The Saudis held $354.4b of foreign securities as part of SAMA’s non-reserve foreign assets at the end of June 2008 (I am leaving out the SAMA’s $60b reported non-reserve foreign deposits and its $28b in formal reserves). Other GCC central banks reported an additional $101b in reserves – for a total of $455b of foreign assets. The survey shows the gulf held $204b of US Treasuries and Agencies ($139.6b of Treasuries and $64.6b of Agencies). That seems low for a region that pegs to the dollar – especially as the region’s central banks are widely thought to have a high dollar share of their reserves.
Just compare the Gulf central banks to Russia’s central bank. Russia’s central bank has about 45% of its reserves in dollars (see Danske bank; the stabilization funds has a lower dollar share than the rest of Russia’s reserves but the central bank manages the whole lot). It has said as much. Russia had $554.1b of reserves at the end of June 2008 (the world has changed since then!), with $359b in securities, $100.6 in deposits and $94.5b in reverse repos. This is all disclosed on the IMF’s web site. The survey shows $222.6b in Russian holdings of US debt, with $95.1b in Treasuries and $127.2b in Agencies. It all more or less lines up, unlike the data on the Gulf. $222b is a little under 50% of Russia’s securities and reverse repos.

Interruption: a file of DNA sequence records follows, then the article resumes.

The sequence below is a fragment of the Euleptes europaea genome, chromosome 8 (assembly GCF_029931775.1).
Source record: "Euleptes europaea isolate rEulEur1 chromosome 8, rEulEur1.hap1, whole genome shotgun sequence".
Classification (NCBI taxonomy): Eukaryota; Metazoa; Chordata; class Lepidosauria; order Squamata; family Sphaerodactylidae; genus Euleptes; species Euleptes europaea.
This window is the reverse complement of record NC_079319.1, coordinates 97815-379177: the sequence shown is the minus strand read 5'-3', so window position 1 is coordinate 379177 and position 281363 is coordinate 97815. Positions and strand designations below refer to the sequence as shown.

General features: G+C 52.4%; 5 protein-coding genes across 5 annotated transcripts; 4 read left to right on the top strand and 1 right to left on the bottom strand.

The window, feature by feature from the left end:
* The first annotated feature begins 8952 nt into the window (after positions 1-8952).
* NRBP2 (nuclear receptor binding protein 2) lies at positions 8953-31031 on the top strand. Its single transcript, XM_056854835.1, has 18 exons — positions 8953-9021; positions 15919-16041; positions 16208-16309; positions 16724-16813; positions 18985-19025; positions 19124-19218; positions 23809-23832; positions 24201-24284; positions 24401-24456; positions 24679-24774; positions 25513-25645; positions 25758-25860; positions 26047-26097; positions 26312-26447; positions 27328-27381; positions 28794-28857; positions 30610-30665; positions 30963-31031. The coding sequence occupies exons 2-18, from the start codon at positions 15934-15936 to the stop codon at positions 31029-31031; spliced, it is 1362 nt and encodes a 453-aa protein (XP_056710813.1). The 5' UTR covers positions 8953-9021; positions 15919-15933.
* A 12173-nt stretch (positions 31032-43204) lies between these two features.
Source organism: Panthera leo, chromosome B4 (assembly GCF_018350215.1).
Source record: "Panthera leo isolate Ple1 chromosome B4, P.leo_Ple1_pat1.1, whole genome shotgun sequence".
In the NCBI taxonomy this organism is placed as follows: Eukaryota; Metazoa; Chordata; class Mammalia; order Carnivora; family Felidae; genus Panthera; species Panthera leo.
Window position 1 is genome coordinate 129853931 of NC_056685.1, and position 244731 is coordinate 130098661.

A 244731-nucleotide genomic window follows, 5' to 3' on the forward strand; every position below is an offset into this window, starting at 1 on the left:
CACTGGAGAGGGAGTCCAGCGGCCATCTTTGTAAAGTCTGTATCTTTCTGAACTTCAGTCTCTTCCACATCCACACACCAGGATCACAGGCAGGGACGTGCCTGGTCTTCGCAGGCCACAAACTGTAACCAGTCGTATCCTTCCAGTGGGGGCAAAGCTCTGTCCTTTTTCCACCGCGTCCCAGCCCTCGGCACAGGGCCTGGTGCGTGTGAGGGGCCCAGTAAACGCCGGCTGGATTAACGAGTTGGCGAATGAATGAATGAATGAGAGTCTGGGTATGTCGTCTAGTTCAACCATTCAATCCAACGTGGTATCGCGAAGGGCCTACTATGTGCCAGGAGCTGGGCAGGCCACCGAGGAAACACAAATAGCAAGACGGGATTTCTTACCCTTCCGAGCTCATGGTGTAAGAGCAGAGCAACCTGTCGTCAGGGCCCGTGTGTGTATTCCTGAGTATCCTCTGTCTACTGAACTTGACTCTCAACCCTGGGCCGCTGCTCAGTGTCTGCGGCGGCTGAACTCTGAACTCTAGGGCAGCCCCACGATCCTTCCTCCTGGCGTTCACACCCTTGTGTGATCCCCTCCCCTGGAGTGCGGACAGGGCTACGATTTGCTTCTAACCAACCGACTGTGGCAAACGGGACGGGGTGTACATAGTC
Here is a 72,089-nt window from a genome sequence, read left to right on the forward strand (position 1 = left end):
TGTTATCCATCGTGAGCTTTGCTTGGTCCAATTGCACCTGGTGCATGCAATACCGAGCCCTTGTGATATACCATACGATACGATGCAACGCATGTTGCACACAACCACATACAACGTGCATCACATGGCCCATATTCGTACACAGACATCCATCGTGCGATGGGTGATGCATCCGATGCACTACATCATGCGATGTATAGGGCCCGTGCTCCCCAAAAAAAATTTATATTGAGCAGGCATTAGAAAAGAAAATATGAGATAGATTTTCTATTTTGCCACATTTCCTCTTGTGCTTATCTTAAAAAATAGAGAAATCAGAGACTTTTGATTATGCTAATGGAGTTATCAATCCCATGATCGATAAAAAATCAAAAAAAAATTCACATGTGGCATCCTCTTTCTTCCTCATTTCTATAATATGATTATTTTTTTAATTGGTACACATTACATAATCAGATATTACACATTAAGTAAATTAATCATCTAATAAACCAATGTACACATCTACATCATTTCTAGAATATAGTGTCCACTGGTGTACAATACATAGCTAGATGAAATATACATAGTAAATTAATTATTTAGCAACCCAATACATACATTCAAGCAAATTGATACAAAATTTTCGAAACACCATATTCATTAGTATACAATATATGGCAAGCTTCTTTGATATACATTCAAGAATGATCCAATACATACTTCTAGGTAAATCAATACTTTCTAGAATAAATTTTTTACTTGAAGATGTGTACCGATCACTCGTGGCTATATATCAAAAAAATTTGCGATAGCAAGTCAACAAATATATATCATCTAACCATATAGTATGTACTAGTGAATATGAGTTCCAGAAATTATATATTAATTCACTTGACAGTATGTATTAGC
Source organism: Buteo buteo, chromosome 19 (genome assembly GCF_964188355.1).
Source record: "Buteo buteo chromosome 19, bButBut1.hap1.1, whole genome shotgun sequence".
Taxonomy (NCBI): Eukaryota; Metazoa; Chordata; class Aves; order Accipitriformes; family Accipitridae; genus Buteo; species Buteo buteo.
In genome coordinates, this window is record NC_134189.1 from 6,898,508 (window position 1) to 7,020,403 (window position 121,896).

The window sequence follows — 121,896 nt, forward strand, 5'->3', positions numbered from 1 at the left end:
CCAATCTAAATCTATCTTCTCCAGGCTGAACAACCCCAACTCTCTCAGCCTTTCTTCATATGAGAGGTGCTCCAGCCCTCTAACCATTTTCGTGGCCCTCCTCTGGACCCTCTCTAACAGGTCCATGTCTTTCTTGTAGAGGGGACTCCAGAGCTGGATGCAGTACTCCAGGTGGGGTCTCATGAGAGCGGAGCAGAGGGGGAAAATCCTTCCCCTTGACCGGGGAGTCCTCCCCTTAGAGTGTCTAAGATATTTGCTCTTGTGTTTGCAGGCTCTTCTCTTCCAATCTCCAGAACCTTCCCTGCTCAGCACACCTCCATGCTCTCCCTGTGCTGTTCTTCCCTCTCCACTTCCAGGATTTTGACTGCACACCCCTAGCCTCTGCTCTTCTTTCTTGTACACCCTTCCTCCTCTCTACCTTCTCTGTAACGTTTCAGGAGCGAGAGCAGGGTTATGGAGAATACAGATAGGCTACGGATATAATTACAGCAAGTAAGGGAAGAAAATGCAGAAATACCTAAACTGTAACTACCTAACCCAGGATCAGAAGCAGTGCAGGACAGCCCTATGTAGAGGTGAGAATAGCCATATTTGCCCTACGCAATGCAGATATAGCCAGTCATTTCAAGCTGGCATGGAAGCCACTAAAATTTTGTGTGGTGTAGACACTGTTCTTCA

The December TIC data incidentally suggests that Russia now holds very few Agencies. It has redeemed almost all of its $65.1b of short-term Agencies (at the end of June), and it likely sold some of its $62b in long-term Agency bonds as well. Unlike China, Russia held the bonds the Agencies issued to finance their retained portfolio, not pass-throughs.
This is a lot of detail for a blog post, especially a weekend blog post.
The big picture is relatively simple:
From mid-2007 to mid 2008, the survey shows a large increase in the assets of official investors -- but not as large as the increase from mid-2006 to mid-2007. That is somewhat surprising, since we know that inflows into central banks and sovereign funds increased in late 2007 and the first part of 2008. Consequently, the increase in the assets of official investors in the survey seems small relative to the growth in their foreign portfolio. By implication, there is a huge gap between estimated inflows into central banks and sovereign funds (and this estimate if quite robust) and the growth in official holdings of US assets. That gap is around $1 trillion.